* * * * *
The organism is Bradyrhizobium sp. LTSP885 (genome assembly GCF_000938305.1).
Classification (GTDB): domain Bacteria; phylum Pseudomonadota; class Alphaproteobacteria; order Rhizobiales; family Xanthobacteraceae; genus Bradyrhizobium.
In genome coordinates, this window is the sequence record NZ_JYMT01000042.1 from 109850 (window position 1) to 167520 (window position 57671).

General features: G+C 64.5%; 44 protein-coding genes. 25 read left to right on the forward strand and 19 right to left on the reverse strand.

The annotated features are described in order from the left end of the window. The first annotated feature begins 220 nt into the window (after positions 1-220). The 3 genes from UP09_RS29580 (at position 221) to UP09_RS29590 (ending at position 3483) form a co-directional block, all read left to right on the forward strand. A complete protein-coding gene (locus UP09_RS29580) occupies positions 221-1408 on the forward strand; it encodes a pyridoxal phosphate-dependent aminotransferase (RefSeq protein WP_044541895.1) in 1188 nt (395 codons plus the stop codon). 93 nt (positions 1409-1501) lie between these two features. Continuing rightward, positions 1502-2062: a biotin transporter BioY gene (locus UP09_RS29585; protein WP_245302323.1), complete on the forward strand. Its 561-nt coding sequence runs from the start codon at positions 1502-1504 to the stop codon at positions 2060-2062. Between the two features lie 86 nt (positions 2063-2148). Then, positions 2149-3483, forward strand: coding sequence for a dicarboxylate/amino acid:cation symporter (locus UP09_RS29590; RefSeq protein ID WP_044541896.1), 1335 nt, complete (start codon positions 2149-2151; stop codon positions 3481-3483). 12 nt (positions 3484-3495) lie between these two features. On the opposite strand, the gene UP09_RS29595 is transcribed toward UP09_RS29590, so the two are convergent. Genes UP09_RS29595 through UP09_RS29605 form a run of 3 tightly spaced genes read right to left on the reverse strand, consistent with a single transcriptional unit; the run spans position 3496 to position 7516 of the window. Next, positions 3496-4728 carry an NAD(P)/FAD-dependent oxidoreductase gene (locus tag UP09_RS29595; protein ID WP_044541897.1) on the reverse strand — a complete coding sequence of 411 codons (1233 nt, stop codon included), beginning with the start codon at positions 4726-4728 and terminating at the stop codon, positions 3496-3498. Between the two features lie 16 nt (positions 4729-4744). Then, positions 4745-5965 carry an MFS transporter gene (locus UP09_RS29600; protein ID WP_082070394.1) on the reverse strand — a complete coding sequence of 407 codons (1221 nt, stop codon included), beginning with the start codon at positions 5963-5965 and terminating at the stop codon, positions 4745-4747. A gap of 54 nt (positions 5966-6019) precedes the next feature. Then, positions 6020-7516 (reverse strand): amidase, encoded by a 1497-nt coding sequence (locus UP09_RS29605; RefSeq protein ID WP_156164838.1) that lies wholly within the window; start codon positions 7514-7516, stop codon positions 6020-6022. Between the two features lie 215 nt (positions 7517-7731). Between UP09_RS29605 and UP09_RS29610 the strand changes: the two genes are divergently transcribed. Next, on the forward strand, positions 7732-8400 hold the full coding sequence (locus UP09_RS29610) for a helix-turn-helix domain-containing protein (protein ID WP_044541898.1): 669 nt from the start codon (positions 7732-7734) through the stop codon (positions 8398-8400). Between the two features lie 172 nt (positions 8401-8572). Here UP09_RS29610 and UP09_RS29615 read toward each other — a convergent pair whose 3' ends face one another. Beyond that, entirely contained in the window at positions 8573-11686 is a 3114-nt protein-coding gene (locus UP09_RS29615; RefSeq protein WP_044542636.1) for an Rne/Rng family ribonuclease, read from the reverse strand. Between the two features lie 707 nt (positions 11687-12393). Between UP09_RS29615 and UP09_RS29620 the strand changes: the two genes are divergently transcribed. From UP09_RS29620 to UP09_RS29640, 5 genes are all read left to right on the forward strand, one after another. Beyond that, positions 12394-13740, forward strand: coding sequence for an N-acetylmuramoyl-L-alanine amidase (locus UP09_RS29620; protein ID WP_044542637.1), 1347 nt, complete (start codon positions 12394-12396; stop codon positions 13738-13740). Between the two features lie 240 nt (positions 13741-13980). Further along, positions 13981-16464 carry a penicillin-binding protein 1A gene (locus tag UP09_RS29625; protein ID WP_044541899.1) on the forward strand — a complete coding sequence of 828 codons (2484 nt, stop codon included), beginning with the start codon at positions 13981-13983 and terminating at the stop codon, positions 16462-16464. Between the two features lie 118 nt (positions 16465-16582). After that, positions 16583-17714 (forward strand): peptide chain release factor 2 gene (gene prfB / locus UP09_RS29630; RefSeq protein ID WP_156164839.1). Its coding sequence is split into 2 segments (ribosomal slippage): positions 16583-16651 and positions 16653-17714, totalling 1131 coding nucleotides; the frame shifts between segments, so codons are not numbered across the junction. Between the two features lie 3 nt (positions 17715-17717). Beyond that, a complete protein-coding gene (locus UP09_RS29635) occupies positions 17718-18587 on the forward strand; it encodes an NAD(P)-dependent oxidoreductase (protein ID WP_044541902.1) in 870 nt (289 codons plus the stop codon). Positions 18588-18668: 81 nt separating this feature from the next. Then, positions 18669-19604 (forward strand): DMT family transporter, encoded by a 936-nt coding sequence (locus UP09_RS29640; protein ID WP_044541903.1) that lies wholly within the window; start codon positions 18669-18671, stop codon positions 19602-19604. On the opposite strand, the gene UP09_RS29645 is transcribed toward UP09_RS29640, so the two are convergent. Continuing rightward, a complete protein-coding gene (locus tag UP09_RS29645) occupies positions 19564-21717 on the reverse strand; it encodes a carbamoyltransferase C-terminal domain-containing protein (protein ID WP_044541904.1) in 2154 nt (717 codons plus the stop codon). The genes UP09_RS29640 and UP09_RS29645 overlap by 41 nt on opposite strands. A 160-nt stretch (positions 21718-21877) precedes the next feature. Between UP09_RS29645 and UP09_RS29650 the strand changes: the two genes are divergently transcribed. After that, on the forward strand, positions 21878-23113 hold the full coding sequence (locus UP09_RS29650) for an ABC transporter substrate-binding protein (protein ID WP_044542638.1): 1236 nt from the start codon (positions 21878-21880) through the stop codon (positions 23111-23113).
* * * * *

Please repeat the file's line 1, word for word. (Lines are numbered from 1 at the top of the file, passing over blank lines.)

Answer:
The organism is Bradyrhizobium sp. LTSP885 (genome assembly GCF_000938305.1).